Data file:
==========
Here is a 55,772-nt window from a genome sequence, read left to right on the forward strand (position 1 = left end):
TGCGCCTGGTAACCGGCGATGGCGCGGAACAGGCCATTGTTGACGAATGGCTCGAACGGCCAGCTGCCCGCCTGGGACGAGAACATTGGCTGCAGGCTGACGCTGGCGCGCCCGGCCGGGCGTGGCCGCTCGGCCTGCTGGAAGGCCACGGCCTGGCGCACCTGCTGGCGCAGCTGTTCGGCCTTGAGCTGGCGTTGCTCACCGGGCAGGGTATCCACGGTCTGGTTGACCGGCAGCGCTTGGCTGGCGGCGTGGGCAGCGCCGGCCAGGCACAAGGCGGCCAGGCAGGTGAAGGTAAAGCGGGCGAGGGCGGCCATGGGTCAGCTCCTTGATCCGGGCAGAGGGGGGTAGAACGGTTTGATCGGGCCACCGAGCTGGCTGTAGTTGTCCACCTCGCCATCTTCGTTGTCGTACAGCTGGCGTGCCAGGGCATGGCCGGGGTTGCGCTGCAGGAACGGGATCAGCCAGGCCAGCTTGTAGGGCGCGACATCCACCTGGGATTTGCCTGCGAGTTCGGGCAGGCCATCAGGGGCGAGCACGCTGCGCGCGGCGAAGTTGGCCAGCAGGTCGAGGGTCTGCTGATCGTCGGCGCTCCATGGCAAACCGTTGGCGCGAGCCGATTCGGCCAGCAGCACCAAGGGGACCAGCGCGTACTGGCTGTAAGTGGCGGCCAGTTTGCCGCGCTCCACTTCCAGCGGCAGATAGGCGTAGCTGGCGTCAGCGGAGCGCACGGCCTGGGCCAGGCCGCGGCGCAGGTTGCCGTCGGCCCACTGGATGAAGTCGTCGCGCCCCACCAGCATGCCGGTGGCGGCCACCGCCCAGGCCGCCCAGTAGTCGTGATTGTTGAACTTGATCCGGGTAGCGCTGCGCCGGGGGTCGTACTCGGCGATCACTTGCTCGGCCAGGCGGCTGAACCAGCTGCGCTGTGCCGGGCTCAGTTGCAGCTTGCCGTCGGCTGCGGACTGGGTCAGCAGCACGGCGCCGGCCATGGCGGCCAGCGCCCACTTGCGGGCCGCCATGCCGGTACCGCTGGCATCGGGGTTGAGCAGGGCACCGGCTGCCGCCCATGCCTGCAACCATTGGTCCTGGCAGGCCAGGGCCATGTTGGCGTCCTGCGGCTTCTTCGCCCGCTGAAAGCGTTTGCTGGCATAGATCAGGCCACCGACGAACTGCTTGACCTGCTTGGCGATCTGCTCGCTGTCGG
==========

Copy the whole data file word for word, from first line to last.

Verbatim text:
Here is a 55,772-nt window from a genome sequence, read left to right on the forward strand (position 1 = left end):
TGCGCCTGGTAACCGGCGATGGCGCGGAACAGGCCATTGTTGACGAATGGCTCGAACGGCCAGCTGCCCGCCTGGGACGAGAACATTGGCTGCAGGCTGACGCTGGCGCGCCCGGCCGGGCGTGGCCGCTCGGCCTGCTGGAAGGCCACGGCCTGGCGCACCTGCTGGCGCAGCTGTTCGGCCTTGAGCTGGCGTTGCTCACCGGGCAGGGTATCCACGGTCTGGTTGACCGGCAGCGCTTGGCTGGCGGCGTGGGCAGCGCCGGCCAGGCACAAGGCGGCCAGGCAGGTGAAGGTAAAGCGGGCGAGGGCGGCCATGGGTCAGCTCCTTGATCCGGGCAGAGGGGGGTAGAACGGTTTGATCGGGCCACCGAGCTGGCTGTAGTTGTCCACCTCGCCATCTTCGTTGTCGTACAGCTGGCGTGCCAGGGCATGGCCGGGGTTGCGCTGCAGGAACGGGATCAGCCAGGCCAGCTTGTAGGGCGCGACATCCACCTGGGATTTGCCTGCGAGTTCGGGCAGGCCATCAGGGGCGAGCACGCTGCGCGCGGCGAAGTTGGCCAGCAGGTCGAGGGTCTGCTGATCGTCGGCGCTCCATGGCAAACCGTTGGCGCGAGCCGATTCGGCCAGCAGCACCAAGGGGACCAGCGCGTACTGGCTGTAAGTGGCGGCCAGTTTGCCGCGCTCCACTTCCAGCGGCAGATAGGCGTAGCTGGCGTCAGCGGAGCGCACGGCCTGGGCCAGGCCGCGGCGCAGGTTGCCGTCGGCCCACTGGATGAAGTCGTCGCGCCCCACCAGCATGCCGGTGGCGGCCACCGCCCAGGCCGCCCAGTAGTCGTGATTGTTGAACTTGATCCGGGTAGCGCTGCGCCGGGGGTCGTACTCGGCGATCACTTGCTCGGCCAGGCGGCTGAACCAGCTGCGCTGTGCCGGGCTCAGTTGCAGCTTGCCGTCGGCTGCGGACTGGGTCAGCAGCACGGCGCCGGCCATGGCGGCCAGCGCCCACTTGCGGGCCGCCATGCCGGTACCGCTGGCATCGGGGTTGAGCAGGGCACCGGCTGCCGCCCATGCCTGCAACCATTGGTCCTGGCAGGCCAGGGCCATGTTGGCGTCCTGCGGCTTCTTCGCCCGCTGAAAGCGTTTGCTGGCATAGATCAGGCCACCGACGAACTGCTTGACCTGCTTGGCGATCTGCTCGCTGTCGG